Is been very popular since itstarted. Over

Is been very popular since itstarted. Over

Is Napster Stealing?The web site Napster has become a very popular site on the Internet this past year.The web site was founded by 19-year-old Shawn Fanning. Fanning thought up the ideal ofNapster while a freshman at Northwestern University.

In May of 1999, Fanning waslooking for digital music files (MP3) on the Internet and became frustrated about howhard it was. Fanning later got financial support from a friend a created the software thatmakes Napster possible (Hartigan). The Napster web site has been very popular since itstarted. Over twenty million people have downloaded the program.The Napster web site can be accessed at Once you are there you candownload the software onto your computer.

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When the download completes yourcomputer is connected to everyone else who has downloaded the program. Napsterconsist of a library, search engine, and a chat room. The library is where you store yourMP3 files that you have downloaded. The search engine is where your can search otherpeoples computers and download files they have. All you have to do is put in a bandsname and song title and hit find it on the task bar and instantly one hundred songs appearready to be downloaded.

The chat room allows you to talk to people and find out whatkind of songs they have.Napster sounds great for free music but some of the people who make that musicare not happy. The Record Industry Association of America (IRAA) filed a lawsuit in theSan Francisco federal court saying that Napster users are violating copyright laws (Stone58).

The IRAA lawsuit says Napster is responsible for the copyright violations. Thelawsuit also says that copyright music is being shared by Napster users and that violatesthe Musical Copyright Act of 1902. The IRAA lawsuit is also saying that Napster isviolating the Digital Millenium Copyright Act of 1998. The Digital Millenium CopyrightAct of 1998 allows MP3 files to be linked by search engines but if the link containscopyright music than the engine must remove it (Mann). Napster is also being sued by theWasham 2rock band Metallica and the rapper Dr.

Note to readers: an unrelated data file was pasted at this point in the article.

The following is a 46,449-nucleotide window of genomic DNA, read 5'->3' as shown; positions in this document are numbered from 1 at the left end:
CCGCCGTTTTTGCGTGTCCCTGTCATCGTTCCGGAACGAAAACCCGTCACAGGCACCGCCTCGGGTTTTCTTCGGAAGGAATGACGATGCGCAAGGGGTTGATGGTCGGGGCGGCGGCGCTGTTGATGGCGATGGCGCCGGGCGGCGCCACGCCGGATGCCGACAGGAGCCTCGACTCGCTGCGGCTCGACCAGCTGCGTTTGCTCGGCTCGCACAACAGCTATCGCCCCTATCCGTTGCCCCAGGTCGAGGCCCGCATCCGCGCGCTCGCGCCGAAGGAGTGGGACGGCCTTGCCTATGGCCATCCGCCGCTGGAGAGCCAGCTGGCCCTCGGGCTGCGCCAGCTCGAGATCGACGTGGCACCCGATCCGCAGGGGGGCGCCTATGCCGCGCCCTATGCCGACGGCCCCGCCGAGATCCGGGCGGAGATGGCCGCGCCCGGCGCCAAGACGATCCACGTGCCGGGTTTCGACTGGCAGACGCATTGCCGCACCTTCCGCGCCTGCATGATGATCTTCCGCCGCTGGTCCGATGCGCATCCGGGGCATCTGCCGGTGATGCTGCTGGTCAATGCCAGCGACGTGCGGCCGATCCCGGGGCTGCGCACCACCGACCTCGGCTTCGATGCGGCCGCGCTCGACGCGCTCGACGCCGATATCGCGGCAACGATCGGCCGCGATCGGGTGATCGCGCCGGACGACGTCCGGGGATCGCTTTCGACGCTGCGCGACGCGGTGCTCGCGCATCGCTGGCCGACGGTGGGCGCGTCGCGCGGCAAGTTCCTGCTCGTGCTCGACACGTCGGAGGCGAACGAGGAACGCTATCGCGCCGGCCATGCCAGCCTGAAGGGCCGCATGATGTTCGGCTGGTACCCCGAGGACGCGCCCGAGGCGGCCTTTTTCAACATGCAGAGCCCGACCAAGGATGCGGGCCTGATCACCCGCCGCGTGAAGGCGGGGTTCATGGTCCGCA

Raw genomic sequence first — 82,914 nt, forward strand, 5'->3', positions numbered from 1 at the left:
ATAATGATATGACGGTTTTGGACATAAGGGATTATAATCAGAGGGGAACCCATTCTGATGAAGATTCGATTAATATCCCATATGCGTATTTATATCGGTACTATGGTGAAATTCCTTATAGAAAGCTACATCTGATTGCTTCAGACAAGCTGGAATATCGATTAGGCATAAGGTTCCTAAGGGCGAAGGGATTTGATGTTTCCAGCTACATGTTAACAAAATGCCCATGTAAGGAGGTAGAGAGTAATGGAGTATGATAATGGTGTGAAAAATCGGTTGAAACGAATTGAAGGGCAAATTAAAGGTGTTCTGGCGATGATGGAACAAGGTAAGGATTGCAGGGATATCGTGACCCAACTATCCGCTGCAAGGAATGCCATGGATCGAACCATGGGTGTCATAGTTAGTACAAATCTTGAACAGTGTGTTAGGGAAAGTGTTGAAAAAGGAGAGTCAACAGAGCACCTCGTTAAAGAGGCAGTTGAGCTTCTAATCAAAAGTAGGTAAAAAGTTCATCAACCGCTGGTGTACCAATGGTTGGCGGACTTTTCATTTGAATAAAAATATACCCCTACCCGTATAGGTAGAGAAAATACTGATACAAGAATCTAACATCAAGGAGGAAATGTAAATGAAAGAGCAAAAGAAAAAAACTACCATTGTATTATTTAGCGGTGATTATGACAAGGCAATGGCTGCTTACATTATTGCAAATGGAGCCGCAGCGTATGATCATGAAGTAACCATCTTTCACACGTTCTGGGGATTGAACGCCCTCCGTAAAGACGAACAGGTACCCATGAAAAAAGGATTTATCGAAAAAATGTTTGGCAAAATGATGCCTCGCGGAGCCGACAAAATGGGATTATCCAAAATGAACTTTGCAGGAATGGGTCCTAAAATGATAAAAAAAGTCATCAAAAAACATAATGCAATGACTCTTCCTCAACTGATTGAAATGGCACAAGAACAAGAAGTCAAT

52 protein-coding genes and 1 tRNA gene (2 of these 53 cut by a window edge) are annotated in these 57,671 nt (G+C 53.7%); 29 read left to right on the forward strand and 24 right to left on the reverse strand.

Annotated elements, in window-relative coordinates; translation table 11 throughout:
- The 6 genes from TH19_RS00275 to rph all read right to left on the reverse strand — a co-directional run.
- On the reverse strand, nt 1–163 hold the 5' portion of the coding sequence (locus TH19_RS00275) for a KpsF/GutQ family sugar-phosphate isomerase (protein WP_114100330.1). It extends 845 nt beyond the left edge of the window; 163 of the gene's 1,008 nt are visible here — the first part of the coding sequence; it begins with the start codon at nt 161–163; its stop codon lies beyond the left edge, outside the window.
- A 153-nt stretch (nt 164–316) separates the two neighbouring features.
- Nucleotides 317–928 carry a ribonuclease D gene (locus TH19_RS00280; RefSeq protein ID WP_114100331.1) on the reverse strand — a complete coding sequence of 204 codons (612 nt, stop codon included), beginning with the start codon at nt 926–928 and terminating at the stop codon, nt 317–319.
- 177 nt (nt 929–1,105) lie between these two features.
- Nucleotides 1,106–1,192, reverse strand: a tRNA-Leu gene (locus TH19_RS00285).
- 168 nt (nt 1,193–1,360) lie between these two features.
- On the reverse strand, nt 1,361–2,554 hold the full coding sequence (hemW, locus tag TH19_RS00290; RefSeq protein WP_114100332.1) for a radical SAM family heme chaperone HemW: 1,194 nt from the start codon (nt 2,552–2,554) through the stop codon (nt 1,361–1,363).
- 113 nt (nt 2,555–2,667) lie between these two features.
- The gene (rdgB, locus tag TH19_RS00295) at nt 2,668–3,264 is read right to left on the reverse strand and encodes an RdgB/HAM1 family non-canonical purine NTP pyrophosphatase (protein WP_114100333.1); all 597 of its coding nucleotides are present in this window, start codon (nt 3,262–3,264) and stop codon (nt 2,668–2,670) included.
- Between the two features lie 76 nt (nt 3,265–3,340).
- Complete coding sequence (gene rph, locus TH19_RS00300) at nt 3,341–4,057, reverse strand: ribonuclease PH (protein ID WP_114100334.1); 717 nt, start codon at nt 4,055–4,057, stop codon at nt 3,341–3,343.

Dre because they say they their music is beingillegally pirated on Napster. Lars Ulrich, Metallicas drummer, is the media spokespersonfor the RIAA. Ulrich told Ron Harris of the Associated Press that if Napster users arestealing our music just like if they went down to the record store and stole it off the shelf.He has also identified 335, 000 Napster users that are trading Metallicas copyrightedmusic without their permission. Ulrich is asking Napster to ban these users from the site(Borland). The IRAA also filed suit against two universities saying that they have aresponsible to stop illegal activity on their computer systems. As a result of this lawsuitYale University and Indiana University banned the web site.

Many other colleges anduniversities followed because of fear of being sued (Harris).On Napsters side of the lawsuit they are saying that the entire lawsuit should bedropped because the web site is not directly responsible for the copyright violations.Napster claims that it just provides the software to share the MP3 files and does notprovide any files to be downloaded. Napster is also arguing that it is protected fromcopyright violations under the digital copyright laws.